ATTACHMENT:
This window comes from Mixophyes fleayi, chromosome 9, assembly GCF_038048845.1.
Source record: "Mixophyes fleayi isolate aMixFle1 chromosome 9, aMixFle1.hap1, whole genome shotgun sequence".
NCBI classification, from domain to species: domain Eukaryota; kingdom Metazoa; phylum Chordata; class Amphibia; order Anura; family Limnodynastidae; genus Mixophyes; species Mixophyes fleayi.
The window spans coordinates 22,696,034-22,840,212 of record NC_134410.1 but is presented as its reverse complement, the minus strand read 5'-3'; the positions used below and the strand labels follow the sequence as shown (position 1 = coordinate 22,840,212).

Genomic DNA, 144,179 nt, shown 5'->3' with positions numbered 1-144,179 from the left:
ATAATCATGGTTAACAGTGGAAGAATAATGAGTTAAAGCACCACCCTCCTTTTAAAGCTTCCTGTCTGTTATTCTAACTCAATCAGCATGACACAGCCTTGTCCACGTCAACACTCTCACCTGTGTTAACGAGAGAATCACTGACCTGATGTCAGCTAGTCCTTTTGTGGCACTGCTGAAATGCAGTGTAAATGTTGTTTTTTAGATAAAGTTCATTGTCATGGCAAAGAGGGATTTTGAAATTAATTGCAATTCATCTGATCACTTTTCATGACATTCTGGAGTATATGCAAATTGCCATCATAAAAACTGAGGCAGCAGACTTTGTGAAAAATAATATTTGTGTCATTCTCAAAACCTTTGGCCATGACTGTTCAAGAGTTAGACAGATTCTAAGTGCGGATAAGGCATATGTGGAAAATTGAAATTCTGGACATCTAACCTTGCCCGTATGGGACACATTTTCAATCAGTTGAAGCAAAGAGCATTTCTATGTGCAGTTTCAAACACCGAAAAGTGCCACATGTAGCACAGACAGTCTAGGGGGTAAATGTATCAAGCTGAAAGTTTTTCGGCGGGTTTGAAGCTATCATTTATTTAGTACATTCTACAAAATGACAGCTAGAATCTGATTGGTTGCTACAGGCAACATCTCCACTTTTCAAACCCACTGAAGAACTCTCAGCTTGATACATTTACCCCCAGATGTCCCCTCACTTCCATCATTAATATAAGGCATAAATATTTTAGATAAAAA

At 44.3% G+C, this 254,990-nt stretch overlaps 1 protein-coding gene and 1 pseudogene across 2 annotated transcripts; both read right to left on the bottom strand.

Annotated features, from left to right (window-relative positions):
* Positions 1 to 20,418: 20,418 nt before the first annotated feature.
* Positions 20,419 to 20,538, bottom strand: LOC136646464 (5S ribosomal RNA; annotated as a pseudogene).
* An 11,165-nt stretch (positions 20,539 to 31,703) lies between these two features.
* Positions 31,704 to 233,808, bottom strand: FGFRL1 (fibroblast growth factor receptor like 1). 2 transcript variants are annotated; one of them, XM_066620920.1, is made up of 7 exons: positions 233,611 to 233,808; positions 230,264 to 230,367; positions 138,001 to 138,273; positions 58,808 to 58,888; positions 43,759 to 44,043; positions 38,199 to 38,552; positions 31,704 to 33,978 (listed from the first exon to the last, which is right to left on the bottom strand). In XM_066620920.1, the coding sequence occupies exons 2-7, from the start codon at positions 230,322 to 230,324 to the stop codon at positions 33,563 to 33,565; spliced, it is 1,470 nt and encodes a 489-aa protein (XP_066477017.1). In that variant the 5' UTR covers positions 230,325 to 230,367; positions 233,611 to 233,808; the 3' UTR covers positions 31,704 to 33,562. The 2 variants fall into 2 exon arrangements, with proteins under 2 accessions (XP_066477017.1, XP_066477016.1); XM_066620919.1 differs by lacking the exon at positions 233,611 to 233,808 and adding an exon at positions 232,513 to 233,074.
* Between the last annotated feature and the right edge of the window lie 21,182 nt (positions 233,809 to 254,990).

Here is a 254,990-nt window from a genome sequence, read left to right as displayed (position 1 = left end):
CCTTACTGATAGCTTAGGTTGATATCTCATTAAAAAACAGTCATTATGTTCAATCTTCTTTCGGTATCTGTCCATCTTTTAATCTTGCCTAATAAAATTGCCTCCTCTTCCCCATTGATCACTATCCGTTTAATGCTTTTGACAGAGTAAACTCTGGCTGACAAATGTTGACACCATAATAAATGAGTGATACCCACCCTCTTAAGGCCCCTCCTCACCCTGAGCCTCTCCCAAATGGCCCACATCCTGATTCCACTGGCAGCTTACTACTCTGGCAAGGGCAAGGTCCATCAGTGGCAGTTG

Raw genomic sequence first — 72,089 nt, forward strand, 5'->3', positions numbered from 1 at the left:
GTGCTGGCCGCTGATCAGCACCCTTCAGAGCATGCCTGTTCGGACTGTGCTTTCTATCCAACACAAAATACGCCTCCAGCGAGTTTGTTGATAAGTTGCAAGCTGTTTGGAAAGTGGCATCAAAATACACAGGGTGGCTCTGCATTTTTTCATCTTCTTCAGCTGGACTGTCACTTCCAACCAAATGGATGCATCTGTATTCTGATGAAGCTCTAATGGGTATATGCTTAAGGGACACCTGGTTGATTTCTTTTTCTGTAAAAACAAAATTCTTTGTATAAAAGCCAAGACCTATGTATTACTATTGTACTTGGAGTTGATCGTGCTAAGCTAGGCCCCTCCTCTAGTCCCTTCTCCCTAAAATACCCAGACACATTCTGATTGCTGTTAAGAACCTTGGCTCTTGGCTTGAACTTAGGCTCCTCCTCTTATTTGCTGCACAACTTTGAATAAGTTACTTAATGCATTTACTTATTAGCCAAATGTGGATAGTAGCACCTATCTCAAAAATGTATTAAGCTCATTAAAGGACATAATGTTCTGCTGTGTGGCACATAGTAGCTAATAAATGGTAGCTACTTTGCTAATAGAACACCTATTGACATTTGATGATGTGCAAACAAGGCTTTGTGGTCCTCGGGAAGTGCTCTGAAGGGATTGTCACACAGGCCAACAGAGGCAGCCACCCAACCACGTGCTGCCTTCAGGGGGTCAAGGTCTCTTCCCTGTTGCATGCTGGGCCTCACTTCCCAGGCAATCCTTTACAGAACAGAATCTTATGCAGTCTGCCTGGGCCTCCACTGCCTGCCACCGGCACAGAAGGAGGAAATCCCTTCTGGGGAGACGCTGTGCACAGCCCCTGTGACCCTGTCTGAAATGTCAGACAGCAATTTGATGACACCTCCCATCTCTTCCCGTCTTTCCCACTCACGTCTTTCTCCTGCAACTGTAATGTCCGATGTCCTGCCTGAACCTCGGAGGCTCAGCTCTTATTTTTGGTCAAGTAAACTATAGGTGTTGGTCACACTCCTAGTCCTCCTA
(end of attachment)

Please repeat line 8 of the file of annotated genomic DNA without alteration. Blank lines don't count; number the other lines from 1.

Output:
Annotated features, from left to right (window-relative positions):